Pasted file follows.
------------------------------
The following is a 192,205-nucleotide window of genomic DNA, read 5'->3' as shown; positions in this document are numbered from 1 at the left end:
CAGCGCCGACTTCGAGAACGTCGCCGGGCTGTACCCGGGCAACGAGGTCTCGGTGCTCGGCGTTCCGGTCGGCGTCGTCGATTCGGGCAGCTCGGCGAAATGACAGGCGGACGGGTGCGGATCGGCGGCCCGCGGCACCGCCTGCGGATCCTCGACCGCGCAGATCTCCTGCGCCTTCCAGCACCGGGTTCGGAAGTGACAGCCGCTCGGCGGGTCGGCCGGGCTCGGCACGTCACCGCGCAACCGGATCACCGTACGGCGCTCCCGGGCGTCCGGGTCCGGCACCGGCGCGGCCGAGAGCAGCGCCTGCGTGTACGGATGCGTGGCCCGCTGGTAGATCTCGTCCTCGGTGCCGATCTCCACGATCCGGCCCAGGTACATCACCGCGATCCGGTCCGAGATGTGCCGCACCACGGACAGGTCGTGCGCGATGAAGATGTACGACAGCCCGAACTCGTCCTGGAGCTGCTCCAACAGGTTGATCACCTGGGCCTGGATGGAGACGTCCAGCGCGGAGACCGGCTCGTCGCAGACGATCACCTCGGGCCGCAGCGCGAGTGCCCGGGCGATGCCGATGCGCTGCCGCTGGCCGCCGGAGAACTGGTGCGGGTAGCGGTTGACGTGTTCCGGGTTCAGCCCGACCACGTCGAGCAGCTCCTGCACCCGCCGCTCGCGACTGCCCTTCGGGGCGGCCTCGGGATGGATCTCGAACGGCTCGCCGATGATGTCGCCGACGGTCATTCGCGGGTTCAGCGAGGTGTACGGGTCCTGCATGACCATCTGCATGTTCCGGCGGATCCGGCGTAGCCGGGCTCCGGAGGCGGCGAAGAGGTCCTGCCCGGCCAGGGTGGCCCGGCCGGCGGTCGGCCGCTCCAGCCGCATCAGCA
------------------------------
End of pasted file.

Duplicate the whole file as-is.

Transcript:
The following is a 192,205-nucleotide window of genomic DNA, read 5'->3' as shown; positions in this document are numbered from 1 at the left end:
CAGCGCCGACTTCGAGAACGTCGCCGGGCTGTACCCGGGCAACGAGGTCTCGGTGCTCGGCGTTCCGGTCGGCGTCGTCGATTCGGGCAGCTCGGCGAAATGACAGGCGGACGGGTGCGGATCGGCGGCCCGCGGCACCGCCTGCGGATCCTCGACCGCGCAGATCTCCTGCGCCTTCCAGCACCGGGTTCGGAAGTGACAGCCGCTCGGCGGGTCGGCCGGGCTCGGCACGTCACCGCGCAACCGGATCACCGTACGGCGCTCCCGGGCGTCCGGGTCCGGCACCGGCGCGGCCGAGAGCAGCGCCTGCGTGTACGGATGCGTGGCCCGCTGGTAGATCTCGTCCTCGGTGCCGATCTCCACGATCCGGCCCAGGTACATCACCGCGATCCGGTCCGAGATGTGCCGCACCACGGACAGGTCGTGCGCGATGAAGATGTACGACAGCCCGAACTCGTCCTGGAGCTGCTCCAACAGGTTGATCACCTGGGCCTGGATGGAGACGTCCAGCGCGGAGACCGGCTCGTCGCAGACGATCACCTCGGGCCGCAGCGCGAGTGCCCGGGCGATGCCGATGCGCTGCCGCTGGCCGCCGGAGAACTGGTGCGGGTAGCGGTTGACGTGTTCCGGGTTCAGCCCGACCACGTCGAGCAGCTCCTGCACCCGCCGCTCGCGACTGCCCTTCGGGGCGGCCTCGGGATGGATCTCGAACGGCTCGCCGATGATGTCGCCGACGGTCATTCGCGGGTTCAGCGAGGTGTACGGGTCCTGCATGACCATCTGCATGTTCCGGCGGATCCGGCGTAGCCGGGCTCCGGAGGCGGCGAAGAGGTCCTGCCCGGCCAGGGTGGCCCGGCCGGCGGTCGGCCGCTCCAGCCGCATCAGCA